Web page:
• Norris, D., & Cutler, A. (1988). The relative accessibility of phonemes and syllables. Perception and Psychophysics, 43, 541-550. Retrieved from http://www.psychonomic.org/search/view.cgi?id=8530.

    Abstract

    Previous research comparing detection times for syllables and for phonemes has consistently found that syllables are responded to faster than phonemes. This finding poses theoretical problems for strictly hierarchical models of speech recognition, in which smaller units should be able to be identified faster than larger units. However, inspection of the characteristics of previous experiments’stimuli reveals that subjects have been able to respond to syllables on the basis of only a partial analysis of the stimulus. In the present experiment, five groups of subjects listened to identical stimulus material. Phoneme and syllable monitoring under standard conditions was compared with monitoring under conditions in which near matches of target and stimulus occurred on no-response trials. In the latter case, when subjects were forced to analyze each stimulus fully, phonemes were detected faster than syllables.
  • Cutler, A. (1981). Degrees of transparency in word formation. Canadian Journal of Linguistics, 26, 73-77.
  • Cutler, A. (1981). Making up materials is a confounded nuisance, or: Will we able to run any psycholinguistic experiments at all in 1990? Cognition, 10, 65-70. doi:10.1016/0010-0277(81)90026-3.
  • Cutler, A., & Darwin, C. J. (1981). Phoneme-monitoring reaction time and preceding prosody: Effects of stop closure duration and of fundamental frequency. Perception and Psychophysics, 29, 217-224. Retrieved from http://www.psychonomic.org/search/view.cgi?id=12660.

    Abstract

    In an earlier study, it was shown that listeners can use prosodic cues that predict where sentence stress will fall; phoneme-monitoring RTs are faster when the preceding prosody indicates that the word bearing the target will be stressed. Two experiments which further investigate this effect are described. In the first, it is shown that the duration of the closure preceding the release of the target stop consonant burst does not affect the RT advantage for stressed words. In the second, it is shown that fundamental frequency variation is not a necessary component of the prosodic variation that produces the predicted-stress effect. It is argued that sentence processing involves a very flexible use of prosodic information.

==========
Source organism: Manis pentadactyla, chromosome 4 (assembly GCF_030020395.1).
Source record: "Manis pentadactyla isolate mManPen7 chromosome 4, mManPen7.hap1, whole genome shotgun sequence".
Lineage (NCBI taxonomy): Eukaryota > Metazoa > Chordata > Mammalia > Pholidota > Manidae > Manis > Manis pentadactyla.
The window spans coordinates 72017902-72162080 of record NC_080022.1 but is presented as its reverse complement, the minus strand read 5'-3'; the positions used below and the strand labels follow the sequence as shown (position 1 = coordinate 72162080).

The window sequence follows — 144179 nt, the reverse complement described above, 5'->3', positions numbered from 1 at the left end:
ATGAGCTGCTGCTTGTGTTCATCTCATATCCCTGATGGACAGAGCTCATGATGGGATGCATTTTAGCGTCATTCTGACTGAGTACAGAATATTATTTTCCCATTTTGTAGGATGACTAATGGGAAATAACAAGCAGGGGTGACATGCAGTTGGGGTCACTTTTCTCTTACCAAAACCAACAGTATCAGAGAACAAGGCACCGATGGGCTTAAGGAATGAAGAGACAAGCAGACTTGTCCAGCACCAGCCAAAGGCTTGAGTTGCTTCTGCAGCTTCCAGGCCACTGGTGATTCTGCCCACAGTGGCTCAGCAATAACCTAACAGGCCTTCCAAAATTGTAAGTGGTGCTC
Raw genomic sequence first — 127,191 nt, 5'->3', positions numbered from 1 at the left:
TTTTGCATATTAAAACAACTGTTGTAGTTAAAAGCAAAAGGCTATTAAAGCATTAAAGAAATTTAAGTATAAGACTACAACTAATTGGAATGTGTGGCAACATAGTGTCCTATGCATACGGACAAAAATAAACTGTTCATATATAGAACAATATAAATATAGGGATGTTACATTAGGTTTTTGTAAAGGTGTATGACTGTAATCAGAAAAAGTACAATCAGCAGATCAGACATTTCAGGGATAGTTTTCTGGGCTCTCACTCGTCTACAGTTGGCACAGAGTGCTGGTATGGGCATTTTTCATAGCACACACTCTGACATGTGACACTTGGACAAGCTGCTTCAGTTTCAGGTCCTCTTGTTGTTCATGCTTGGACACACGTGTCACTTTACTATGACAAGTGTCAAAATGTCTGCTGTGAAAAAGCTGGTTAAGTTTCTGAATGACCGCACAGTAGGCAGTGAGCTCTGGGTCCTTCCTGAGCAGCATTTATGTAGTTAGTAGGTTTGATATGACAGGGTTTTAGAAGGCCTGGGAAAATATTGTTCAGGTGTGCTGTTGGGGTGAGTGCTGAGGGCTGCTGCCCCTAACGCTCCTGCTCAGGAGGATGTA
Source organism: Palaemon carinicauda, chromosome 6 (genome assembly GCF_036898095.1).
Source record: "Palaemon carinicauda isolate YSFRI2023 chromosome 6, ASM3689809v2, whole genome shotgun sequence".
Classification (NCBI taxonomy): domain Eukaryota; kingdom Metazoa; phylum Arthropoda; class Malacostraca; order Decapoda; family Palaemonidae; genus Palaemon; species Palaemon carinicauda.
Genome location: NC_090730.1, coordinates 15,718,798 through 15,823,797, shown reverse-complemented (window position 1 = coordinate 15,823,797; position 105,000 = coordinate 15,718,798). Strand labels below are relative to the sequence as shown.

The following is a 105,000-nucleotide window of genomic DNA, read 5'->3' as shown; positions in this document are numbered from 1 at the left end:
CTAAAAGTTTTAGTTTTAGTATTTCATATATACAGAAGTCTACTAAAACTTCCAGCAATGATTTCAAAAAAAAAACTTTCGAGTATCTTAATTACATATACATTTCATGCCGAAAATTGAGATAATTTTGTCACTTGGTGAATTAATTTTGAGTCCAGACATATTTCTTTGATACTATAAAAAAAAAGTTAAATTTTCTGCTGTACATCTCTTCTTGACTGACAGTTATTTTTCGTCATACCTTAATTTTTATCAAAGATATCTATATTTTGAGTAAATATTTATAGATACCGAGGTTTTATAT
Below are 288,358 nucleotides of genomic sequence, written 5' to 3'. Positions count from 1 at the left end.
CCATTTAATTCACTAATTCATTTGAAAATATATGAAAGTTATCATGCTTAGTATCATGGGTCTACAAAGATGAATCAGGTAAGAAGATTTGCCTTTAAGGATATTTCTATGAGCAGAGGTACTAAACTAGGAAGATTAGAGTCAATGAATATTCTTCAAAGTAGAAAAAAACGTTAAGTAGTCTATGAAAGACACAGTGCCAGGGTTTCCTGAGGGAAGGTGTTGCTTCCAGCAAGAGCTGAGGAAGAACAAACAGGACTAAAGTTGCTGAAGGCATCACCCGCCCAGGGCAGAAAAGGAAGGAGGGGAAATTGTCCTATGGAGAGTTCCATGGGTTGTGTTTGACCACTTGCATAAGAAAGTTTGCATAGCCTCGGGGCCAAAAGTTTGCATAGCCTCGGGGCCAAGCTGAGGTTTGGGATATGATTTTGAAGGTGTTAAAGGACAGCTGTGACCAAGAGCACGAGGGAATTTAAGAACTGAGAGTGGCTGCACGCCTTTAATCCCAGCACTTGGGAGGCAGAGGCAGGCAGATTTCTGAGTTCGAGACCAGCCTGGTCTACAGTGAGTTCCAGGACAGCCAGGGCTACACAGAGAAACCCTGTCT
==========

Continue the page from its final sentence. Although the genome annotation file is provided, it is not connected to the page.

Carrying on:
• Cutler, A. (1981). The cognitive reality of suprasegmental phonology. In T. Myers, J. Laver, & J. Anderson (Eds.), The cognitive representation of speech (pp. 399-400). Amsterdam: North-Holland.
  • Cutler, A. (1981). The reliability of speech error data. Linguistics, 19, 561-582.
  • Fodor, J. A., & Cutler, A. (1981). Semantic focus and sentence comprehension. Cognition, 7, 49-59. doi:10.1016/0010-0277(79)90010-6.

    Abstract

    Reaction time to detect a phoneme target in a sentence was found to be faster when the word in which the target occurred formed part of the semantic focus of the sentence. Focus was determined by asking a question before the sentence; that part of the sentence which comprised the answer to the sentence was assumed to be focussed. This procedure made it possible to vary position offocus within the sentence while holding all acoustic aspects of the sentence itself constant. It is argued that sentence understanding is facilitated by rapid identification of focussed information. Since focussed words are usually accented, it is further argued that the active search for accented words demonstrated in previous research should be interpreted as a search for semantic focus.
  • Garnham, A., Shillcock, R. C., Brown, G. D. A., Mill, A. I. D., & Cutler, A. (1981). Slips of the tongue in the London-Lund corpus of spontaneous conversation. Linguistics, 19, 805-817.
  • Cutler, A. (1970). An experimental method for semantic field study. Linguistic Communications, 2, 87-94.

    Abstract

    This paper emphasizes the need for empirical research and objective discovery procedures in semantics, and illustrates a method by which these goals may be obtained. The aim of the methodology described is to provide a description of the internal structure of a semantic field by eliciting the description--in an objective, standardized manner--from a representative group of native speakers. This would produce results that would be equally obtainable by any linguist using the same method under the same conditions with a similarly representative set of informants. The standardized method suggested by the author is the Semantic Differential developed by C. E. Osgood in the 1950's. Applying this method to semantic research, it is further hypothesized that, should different members of a semantic field be employed as concepts on a Semantic Differential task, a factor analysis of the results would reveal the dimensions operative within the body of data. The author demonstrates the use of the Semantic Differential and factor analysis in an actual experiment.

Share this page